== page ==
The Centers for Disease Control had this to say released an important "Dear Colleague" letter today:
Scientific advances have shown that antiretroviral therapy (ART) preserves the health of people living with HIV. We also have strong evidence of the prevention effectiveness of ART. When ART results in viral suppression, defined as less than 200 copies/ml or undetectable levels, it prevents sexual HIV transmission. Across three different studies, including thousands of couples and many thousand acts of sex without a condom or pre-exposure prophylaxis (PrEP), no HIV transmissions to an HIV-negative partner were observed when the HIV-positive person was virally suppressed. This means that people who take ART daily as prescribed and achieve and maintain an undetectable viral load have effectively no risk of sexually transmitting the virus to an HIV-negative partner.
This means an HIV+ person who is in treatment—they're take their meds—and has an undetectable viral loads can't infect someone with HIV. The statement goes on to note that we need to get more HIV+ people into treatment:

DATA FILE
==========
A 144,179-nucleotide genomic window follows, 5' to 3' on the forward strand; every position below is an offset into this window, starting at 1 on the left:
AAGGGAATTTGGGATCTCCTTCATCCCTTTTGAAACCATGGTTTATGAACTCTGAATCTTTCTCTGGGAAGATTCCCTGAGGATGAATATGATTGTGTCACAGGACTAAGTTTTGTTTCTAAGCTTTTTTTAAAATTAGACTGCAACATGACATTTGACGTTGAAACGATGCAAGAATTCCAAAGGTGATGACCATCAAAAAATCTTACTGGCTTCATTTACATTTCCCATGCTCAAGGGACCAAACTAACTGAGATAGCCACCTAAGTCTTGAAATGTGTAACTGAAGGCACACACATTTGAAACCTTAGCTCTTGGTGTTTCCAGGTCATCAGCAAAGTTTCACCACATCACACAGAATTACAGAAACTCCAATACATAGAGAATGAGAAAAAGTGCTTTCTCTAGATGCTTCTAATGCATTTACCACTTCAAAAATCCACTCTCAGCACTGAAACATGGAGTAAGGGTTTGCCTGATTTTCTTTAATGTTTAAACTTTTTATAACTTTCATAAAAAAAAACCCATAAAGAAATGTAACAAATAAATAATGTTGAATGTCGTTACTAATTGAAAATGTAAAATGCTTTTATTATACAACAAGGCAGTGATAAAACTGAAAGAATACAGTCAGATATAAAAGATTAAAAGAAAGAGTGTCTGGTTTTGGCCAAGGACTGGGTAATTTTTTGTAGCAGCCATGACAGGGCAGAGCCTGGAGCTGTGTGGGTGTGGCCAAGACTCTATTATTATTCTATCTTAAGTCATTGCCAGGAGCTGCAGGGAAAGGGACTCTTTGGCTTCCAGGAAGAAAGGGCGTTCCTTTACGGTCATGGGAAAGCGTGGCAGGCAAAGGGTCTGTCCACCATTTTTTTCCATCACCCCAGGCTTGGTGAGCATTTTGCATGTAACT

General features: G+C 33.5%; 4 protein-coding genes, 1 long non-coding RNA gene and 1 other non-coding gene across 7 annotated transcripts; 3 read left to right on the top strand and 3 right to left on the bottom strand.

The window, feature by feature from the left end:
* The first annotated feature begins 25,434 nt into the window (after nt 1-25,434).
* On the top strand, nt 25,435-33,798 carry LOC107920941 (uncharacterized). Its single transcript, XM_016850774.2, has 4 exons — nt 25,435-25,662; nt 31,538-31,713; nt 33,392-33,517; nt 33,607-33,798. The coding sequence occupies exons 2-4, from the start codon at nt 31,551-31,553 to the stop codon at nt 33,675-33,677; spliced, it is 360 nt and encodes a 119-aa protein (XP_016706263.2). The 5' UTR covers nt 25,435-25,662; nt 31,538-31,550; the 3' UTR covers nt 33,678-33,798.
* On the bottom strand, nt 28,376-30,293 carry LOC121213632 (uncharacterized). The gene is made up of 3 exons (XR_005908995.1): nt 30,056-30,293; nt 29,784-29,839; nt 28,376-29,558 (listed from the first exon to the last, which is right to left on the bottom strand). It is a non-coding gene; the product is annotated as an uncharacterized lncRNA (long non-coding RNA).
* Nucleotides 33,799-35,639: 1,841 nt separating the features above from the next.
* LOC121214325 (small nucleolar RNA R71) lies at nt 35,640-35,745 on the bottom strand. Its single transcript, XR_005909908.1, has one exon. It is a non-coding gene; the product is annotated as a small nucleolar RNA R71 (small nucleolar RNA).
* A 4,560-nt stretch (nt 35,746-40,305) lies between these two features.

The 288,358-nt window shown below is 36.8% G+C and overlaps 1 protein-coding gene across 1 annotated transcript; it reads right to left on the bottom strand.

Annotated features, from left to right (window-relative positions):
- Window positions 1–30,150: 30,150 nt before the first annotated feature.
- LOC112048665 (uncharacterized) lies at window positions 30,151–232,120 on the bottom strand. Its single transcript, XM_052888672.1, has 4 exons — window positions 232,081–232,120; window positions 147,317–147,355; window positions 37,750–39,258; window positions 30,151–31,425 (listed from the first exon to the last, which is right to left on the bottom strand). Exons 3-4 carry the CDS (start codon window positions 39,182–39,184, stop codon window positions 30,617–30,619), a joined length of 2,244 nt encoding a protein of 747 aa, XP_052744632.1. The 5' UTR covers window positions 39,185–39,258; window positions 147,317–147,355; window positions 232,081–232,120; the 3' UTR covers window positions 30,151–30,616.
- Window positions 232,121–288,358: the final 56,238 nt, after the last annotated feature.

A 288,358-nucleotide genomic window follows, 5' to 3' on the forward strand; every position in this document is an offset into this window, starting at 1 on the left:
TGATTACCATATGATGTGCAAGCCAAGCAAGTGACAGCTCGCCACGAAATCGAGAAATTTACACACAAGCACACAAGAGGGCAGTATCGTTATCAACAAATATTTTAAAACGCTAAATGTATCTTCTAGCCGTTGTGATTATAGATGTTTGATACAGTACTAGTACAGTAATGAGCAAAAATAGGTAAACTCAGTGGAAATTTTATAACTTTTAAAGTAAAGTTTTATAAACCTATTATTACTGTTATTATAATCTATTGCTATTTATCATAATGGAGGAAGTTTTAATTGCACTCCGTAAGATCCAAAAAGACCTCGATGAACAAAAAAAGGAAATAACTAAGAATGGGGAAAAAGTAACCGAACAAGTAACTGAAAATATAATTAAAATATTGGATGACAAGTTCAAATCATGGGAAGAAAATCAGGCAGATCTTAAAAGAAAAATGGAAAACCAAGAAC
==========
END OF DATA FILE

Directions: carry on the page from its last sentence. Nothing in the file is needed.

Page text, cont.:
However, according to a recent Morbidity and Mortality Weekly Report, too many gay and bisexual men living with HIV are not getting the care and treatment they need. Among gay and bisexual men living with diagnosed HIV, 61% have achieved viral suppression, more than in previous years, but well short of where we want to be. More work is needed to close this gap and to address the barriers that make it more difficult for some gay and bisexual men, including African American and Hispanic/Latino men, to get HIV care and treatment.
This is really good news—not that undetectable = uninfectious, something doctors, HIV-prevention groups, and other health orgs have acknowledged for years. But the CDC getting on board/recognizing reality is, as Joe Biden might say, a big fucking deal. The CDC finally recognizing that treatment for HIV+ people is the most effective form of prevention—the most effective way to protect negative people from becoming infected with the virus—should lead to more outreach, more testing, and more funding for programs that make antiretroviral therapies available to more people. (Another thing that might help: universal fucking healthcare.)
Aggressively treating HIV+ people worldwide while making PrEP available to gay and bisexual men—the people at highest risk of exposure/infection—could eradicate HIV in two or three generations.
It is important to note that "uninfectious," in this context, only applies to HIV. Antiretroviral therapy and PrEP offer no protection against other sexually transmitted infections. The best way to protect yourself from syphilis, gonorrhea and chlamydia—and to lower your risk of contracting herpes or HPV—remains what is now the second-best way to protect yourself from HIV: condoms.
More info at UequalsU.org.